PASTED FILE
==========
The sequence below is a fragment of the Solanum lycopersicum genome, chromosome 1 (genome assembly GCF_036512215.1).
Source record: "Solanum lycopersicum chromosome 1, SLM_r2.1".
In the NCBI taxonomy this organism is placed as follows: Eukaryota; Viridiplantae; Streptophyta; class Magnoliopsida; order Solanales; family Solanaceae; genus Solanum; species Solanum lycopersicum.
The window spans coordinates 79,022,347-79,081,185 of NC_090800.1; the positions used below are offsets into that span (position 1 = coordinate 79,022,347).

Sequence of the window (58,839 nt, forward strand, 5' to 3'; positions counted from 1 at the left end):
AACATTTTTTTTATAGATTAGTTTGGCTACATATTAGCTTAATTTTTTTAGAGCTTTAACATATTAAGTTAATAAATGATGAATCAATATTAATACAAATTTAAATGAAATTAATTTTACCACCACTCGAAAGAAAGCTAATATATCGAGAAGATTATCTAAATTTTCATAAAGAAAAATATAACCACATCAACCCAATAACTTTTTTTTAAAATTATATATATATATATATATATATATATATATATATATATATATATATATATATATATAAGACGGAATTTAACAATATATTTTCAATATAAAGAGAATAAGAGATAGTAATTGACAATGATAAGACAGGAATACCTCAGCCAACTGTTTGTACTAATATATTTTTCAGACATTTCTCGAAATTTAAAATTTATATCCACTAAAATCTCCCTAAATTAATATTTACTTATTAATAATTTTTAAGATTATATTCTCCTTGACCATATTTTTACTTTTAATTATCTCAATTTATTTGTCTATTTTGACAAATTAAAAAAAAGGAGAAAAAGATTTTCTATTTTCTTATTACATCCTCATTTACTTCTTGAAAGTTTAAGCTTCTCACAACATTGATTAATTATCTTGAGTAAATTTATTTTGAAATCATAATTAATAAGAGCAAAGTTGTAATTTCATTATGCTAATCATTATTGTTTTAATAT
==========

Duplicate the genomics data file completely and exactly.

The sequence below is a fragment of the Solanum lycopersicum genome, chromosome 1 (genome assembly GCF_036512215.1).
Source record: "Solanum lycopersicum chromosome 1, SLM_r2.1".
In the NCBI taxonomy this organism is placed as follows: Eukaryota; Viridiplantae; Streptophyta; class Magnoliopsida; order Solanales; family Solanaceae; genus Solanum; species Solanum lycopersicum.
The window spans coordinates 79,022,347-79,081,185 of NC_090800.1; the positions used below are offsets into that span (position 1 = coordinate 79,022,347).

Sequence of the window (58,839 nt, forward strand, 5' to 3'; positions counted from 1 at the left end):
AACATTTTTTTTATAGATTAGTTTGGCTACATATTAGCTTAATTTTTTTAGAGCTTTAACATATTAAGTTAATAAATGATGAATCAATATTAATACAAATTTAAATGAAATTAATTTTACCACCACTCGAAAGAAAGCTAATATATCGAGAAGATTATCTAAATTTTCATAAAGAAAAATATAACCACATCAACCCAATAACTTTTTTTTAAAATTATATATATATATATATATATATATATATATATATATATATATATATATATATATATAAGACGGAATTTAACAATATATTTTCAATATAAAGAGAATAAGAGATAGTAATTGACAATGATAAGACAGGAATACCTCAGCCAACTGTTTGTACTAATATATTTTTCAGACATTTCTCGAAATTTAAAATTTATATCCACTAAAATCTCCCTAAATTAATATTTACTTATTAATAATTTTTAAGATTATATTCTCCTTGACCATATTTTTACTTTTAATTATCTCAATTTATTTGTCTATTTTGACAAATTAAAAAAAAGGAGAAAAAGATTTTCTATTTTCTTATTACATCCTCATTTACTTCTTGAAAGTTTAAGCTTCTCACAACATTGATTAATTATCTTGAGTAAATTTATTTTGAAATCATAATTAATAAGAGCAAAGTTGTAATTTCATTATGCTAATCATTATTGTTTTAATAT